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L.A. Guns Frontman Phil Lewis Clarifies Racially Charged Comments


L.A. Guns frontman Phil Lewis has refused to back away from his controversial comments he made during a performance, suggesting that current African-American music was "one dimensional."

According to heavy metal news site Blabbermouth, the band was performing at Fish Head Cantina near Baltimore on April 22nd, when Lewis made a somewhat awkward attempt to praise the recently deceased Prince.

"We were all into that Prince, right?! 'Purple Rain'. It was so cool, because, you know, you had all your heavy shit, and then you had the pop shit, and there was Prince doing his own fucking thing," Lewis Said.

"The problem is, right now — and I'm not gonna be a racist about it — but black people are all one-dimensional. We need more Princes, man. We need less fucking rappers and more people like Prince."

Since then, Lewis has tried to qualify his comments, but has not backed away from the central thrust of his thesis. In a subsequent post on Facebook, first reported by Metal Sludge, he wrote (edited for clarity):

"Alright. It seems I have ruffled a few PC feathers with my onstage comment from Friday night's show. I stand by my words and make no apology for my observations. Perhaps 'black media' would have been a better choice [of] words than 'black people.' I was just thinking about the family who recently moved in the house next to mine and [they're] all very nice but [it] is obvious that [they're] drinking the gangsta rap or hoops mentality Kool-Aid. Oops, is that racist as well?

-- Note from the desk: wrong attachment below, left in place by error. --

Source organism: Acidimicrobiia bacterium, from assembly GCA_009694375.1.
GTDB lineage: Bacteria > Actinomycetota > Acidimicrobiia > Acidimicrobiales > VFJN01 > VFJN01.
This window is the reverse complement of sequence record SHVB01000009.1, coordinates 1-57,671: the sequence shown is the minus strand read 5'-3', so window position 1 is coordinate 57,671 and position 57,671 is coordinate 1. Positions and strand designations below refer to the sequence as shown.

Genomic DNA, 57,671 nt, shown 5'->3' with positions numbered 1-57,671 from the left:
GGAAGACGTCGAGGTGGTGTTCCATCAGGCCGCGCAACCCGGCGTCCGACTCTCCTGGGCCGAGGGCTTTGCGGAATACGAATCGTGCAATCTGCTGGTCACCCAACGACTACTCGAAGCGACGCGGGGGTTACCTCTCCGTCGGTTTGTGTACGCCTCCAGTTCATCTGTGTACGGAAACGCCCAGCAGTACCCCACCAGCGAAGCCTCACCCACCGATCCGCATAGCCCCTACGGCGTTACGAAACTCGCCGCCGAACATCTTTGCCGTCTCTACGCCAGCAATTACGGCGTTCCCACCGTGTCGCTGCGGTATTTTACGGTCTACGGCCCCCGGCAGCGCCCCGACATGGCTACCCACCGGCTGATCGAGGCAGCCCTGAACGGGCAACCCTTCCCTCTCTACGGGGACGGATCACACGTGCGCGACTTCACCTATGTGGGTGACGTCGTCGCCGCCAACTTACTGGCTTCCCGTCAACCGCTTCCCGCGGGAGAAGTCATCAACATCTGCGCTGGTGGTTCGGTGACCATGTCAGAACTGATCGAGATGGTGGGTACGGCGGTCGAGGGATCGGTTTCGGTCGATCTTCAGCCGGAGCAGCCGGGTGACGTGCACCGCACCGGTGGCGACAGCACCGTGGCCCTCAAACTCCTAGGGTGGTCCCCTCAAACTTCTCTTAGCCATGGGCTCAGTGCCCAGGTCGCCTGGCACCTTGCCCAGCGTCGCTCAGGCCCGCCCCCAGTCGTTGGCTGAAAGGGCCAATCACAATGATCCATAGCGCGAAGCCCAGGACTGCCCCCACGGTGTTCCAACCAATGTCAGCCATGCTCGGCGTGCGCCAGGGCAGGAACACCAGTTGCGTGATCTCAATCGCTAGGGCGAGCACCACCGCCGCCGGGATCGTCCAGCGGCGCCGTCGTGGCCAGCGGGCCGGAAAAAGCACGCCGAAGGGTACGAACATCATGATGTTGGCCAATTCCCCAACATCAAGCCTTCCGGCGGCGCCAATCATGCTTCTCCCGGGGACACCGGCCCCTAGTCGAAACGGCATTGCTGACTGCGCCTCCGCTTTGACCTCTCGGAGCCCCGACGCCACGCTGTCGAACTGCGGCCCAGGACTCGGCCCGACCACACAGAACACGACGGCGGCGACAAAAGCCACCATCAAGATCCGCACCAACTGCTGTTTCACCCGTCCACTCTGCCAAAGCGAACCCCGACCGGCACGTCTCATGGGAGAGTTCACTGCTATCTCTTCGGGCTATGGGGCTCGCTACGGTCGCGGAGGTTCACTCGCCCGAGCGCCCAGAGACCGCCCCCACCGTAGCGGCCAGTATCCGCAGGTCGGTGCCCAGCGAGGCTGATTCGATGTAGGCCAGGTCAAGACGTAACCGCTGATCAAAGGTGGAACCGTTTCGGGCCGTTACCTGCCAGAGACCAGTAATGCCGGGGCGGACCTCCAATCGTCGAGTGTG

"My solution has been to provide and teach the two 10-year-olds basic guitar with the hope it will broaden [their] horizons as it did mine.

"Don't expect there will be a new Prince anytime soon, but damn sure there will be countless rappers spouting the 'money and hoes' moronic nonsense that does the black community no favors at all.

"I posted a picture of my old band that I formed with my mate Rudy Rivera, who apparently is black — not that I ever gave it much thought; [he is] just a good mate and brilliant guitarist.

"It's one thing to say, 'Oh, I'm not a racist. Look, I have black friends,' but quite another to hitch my wagon and form a musical alliance and hopefully a career with a black musician. And, yeah, I caught some flack for it, but couldn't care less. We were mates and made great music together and race had zero to do with it.

"I'm sure there are plenty of multi-dimensional, brilliant musicians out there, but you're not likely to hear about them on mainstream black media. Shame.

"More Princes, less rappers.

"There, I said it again.

"Carry on."